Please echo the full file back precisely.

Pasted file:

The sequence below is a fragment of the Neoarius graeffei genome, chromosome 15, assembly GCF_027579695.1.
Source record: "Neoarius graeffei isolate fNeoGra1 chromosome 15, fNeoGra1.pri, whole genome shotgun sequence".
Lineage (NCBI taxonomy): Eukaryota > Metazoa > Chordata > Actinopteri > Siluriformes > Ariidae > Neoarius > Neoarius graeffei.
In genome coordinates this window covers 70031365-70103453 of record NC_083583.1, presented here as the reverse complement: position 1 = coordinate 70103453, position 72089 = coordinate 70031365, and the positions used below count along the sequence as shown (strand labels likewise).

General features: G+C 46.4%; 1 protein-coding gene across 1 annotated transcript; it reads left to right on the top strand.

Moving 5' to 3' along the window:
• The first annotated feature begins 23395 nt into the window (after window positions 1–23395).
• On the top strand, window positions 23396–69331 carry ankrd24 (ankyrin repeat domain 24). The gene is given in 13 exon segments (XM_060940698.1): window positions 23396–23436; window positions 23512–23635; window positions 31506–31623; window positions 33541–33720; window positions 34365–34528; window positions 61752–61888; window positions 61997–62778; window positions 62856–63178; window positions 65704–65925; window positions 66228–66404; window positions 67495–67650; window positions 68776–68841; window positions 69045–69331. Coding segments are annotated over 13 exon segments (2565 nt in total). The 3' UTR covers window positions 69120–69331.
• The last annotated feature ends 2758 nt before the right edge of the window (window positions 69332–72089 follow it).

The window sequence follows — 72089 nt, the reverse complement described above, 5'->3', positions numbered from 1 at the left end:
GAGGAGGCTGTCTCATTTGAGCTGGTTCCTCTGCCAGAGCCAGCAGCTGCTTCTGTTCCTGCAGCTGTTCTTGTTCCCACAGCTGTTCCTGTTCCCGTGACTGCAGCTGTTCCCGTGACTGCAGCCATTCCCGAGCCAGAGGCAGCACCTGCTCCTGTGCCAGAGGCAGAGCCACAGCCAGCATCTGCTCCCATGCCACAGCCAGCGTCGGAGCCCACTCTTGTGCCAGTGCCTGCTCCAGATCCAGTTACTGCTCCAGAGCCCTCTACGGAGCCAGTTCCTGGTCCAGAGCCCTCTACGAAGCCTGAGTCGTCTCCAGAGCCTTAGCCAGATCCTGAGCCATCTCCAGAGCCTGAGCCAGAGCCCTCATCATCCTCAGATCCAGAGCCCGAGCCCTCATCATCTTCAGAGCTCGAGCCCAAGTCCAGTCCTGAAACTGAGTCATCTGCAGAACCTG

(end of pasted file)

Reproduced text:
The sequence below is a fragment of the Neoarius graeffei genome, chromosome 15, assembly GCF_027579695.1.
Source record: "Neoarius graeffei isolate fNeoGra1 chromosome 15, fNeoGra1.pri, whole genome shotgun sequence".
Lineage (NCBI taxonomy): Eukaryota > Metazoa > Chordata > Actinopteri > Siluriformes > Ariidae > Neoarius > Neoarius graeffei.
In genome coordinates this window covers 70031365-70103453 of record NC_083583.1, presented here as the reverse complement: position 1 = coordinate 70103453, position 72089 = coordinate 70031365, and the positions used below count along the sequence as shown (strand labels likewise).

General features: G+C 46.4%; 1 protein-coding gene across 1 annotated transcript; it reads left to right on the top strand.

Moving 5' to 3' along the window:
• The first annotated feature begins 23395 nt into the window (after window positions 1–23395).
• On the top strand, window positions 23396–69331 carry ankrd24 (ankyrin repeat domain 24). The gene is given in 13 exon segments (XM_060940698.1): window positions 23396–23436; window positions 23512–23635; window positions 31506–31623; window positions 33541–33720; window positions 34365–34528; window positions 61752–61888; window positions 61997–62778; window positions 62856–63178; window positions 65704–65925; window positions 66228–66404; window positions 67495–67650; window positions 68776–68841; window positions 69045–69331. Coding segments are annotated over 13 exon segments (2565 nt in total). The 3' UTR covers window positions 69120–69331.
• The last annotated feature ends 2758 nt before the right edge of the window (window positions 69332–72089 follow it).

The window sequence follows — 72089 nt, the reverse complement described above, 5'->3', positions numbered from 1 at the left end:
GAGGAGGCTGTCTCATTTGAGCTGGTTCCTCTGCCAGAGCCAGCAGCTGCTTCTGTTCCTGCAGCTGTTCTTGTTCCCACAGCTGTTCCTGTTCCCGTGACTGCAGCTGTTCCCGTGACTGCAGCCATTCCCGAGCCAGAGGCAGCACCTGCTCCTGTGCCAGAGGCAGAGCCACAGCCAGCATCTGCTCCCATGCCACAGCCAGCGTCGGAGCCCACTCTTGTGCCAGTGCCTGCTCCAGATCCAGTTACTGCTCCAGAGCCCTCTACGGAGCCAGTTCCTGGTCCAGAGCCCTCTACGAAGCCTGAGTCGTCTCCAGAGCCTTAGCCAGATCCTGAGCCATCTCCAGAGCCTGAGCCAGAGCCCTCATCATCCTCAGATCCAGAGCCCGAGCCCTCATCATCTTCAGAGCTCGAGCCCAAGTCCAGTCCTGAAACTGAGTCATCTGCAGAACCTG